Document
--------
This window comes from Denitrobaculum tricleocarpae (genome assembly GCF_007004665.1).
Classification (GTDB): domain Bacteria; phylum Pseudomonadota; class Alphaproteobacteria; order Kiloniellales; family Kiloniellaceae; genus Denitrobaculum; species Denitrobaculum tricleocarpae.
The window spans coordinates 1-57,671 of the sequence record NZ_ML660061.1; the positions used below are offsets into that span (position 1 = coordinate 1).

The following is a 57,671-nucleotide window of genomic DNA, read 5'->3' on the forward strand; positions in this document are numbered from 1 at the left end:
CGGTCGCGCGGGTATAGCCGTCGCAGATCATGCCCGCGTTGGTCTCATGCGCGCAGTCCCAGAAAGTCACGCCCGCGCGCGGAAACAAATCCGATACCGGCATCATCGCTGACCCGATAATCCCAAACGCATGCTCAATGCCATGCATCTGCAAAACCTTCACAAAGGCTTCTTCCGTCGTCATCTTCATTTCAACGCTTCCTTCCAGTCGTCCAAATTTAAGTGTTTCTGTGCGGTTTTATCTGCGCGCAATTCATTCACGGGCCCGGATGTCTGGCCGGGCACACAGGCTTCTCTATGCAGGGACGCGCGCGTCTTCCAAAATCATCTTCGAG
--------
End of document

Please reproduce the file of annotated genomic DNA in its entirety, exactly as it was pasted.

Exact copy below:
This window comes from Denitrobaculum tricleocarpae (genome assembly GCF_007004665.1).
Classification (GTDB): domain Bacteria; phylum Pseudomonadota; class Alphaproteobacteria; order Kiloniellales; family Kiloniellaceae; genus Denitrobaculum; species Denitrobaculum tricleocarpae.
The window spans coordinates 1-57,671 of the sequence record NZ_ML660061.1; the positions used below are offsets into that span (position 1 = coordinate 1).

The following is a 57,671-nucleotide window of genomic DNA, read 5'->3' on the forward strand; positions in this document are numbered from 1 at the left end:
CGGTCGCGCGGGTATAGCCGTCGCAGATCATGCCCGCGTTGGTCTCATGCGCGCAGTCCCAGAAAGTCACGCCCGCGCGCGGAAACAAATCCGATACCGGCATCATCGCTGACCCGATAATCCCAAACGCATGCTCAATGCCATGCATCTGCAAAACCTTCACAAAGGCTTCTTCCGTCGTCATCTTCATTTCAACGCTTCCTTCCAGTCGTCCAAATTTAAGTGTTTCTGTGCGGTTTTATCTGCGCGCAATTCATTCACGGGCCCGGATGTCTGGCCGGGCACACAGGCTTCTCTATGCAGGGACGCGCGCGTCTTCCAAAATCATCTTCGAG